Where we're heading
With obesity rates leveling off over the past year we as a nation could be at the precipice of a reversal in our expanding waistlines. Naturally, for this trend to take off, it'll take some combination of lifestyle change with regard to the foods we eat. It could also entail the use of chronic weight management drugs for those people where exercise and proper diet simply isn't enough.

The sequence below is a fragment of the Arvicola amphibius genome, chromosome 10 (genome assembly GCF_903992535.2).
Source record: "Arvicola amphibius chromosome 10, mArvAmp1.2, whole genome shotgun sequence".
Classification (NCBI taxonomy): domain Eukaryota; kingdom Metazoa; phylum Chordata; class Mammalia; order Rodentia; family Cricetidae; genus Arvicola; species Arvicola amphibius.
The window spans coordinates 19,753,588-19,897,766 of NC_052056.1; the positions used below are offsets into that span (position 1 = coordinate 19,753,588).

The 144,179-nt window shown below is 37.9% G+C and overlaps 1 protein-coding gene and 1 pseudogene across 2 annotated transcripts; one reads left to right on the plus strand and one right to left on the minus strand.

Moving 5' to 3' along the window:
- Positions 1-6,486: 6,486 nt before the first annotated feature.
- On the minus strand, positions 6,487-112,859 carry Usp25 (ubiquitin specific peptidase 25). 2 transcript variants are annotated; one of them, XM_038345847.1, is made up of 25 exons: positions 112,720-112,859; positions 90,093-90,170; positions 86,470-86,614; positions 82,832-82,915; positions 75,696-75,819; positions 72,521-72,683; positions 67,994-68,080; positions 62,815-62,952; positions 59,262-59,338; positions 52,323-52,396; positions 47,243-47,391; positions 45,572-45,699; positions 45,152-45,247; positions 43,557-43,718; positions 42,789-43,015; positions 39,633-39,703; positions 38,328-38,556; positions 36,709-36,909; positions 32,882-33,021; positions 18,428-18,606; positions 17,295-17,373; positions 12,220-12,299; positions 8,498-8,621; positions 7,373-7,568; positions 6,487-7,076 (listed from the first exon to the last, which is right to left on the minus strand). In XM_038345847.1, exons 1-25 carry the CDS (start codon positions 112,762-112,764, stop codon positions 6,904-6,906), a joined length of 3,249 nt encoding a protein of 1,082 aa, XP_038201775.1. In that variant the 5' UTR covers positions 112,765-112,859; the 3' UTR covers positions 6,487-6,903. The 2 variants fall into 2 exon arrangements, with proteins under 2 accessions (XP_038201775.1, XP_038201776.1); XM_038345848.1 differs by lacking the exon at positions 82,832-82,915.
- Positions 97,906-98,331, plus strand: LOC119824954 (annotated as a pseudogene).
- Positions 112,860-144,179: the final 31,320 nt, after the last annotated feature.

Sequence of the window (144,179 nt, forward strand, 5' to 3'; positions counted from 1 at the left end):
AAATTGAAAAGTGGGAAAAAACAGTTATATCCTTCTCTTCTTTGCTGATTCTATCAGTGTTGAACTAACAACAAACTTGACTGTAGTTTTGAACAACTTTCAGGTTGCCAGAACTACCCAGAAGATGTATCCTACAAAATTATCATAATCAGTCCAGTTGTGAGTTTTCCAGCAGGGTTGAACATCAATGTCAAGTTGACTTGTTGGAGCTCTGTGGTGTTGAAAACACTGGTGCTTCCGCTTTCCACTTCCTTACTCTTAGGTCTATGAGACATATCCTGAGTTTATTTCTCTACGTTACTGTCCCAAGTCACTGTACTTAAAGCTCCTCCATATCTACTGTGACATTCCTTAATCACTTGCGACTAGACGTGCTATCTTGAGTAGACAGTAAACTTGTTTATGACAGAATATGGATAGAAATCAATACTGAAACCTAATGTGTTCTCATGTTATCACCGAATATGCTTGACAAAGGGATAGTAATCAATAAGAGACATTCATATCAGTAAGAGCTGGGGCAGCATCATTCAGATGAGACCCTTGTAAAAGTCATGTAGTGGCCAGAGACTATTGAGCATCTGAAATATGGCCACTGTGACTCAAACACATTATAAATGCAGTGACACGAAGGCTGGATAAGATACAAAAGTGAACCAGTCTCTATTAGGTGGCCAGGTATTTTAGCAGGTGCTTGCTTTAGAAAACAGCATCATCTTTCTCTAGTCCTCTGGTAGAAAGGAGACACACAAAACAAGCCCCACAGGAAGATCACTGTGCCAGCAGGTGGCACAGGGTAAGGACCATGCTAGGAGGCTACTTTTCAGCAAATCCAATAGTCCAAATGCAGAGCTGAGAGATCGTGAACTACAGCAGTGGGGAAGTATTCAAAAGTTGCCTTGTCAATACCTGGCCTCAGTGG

VIVUS' (NASDAQ:VVUS) Qsymia and Arena Pharmaceuticals' (NASDAQ:ARNA) Belviq are two relatively new drugs approved by the Food and Drug Administration that may fit this role nicely. Belviq is still awaiting final labeling from the Drug Enforcement Agency before it finds its way to pharmacy shelves, while Qsymia sales are finally starting to pick up as more insurers begin covering the out-of-pocket costs associated with the medication. It's a bit tough to tell this early in the game which weight loss medication will prove to be the choice of physicians, with Qsymia providing the best weight loss results in trials and Belviq the slightly better safety profile; yet these two drugs are certain to play a major role in the coming years in terms of slimming waistlines in those who previously had little hope.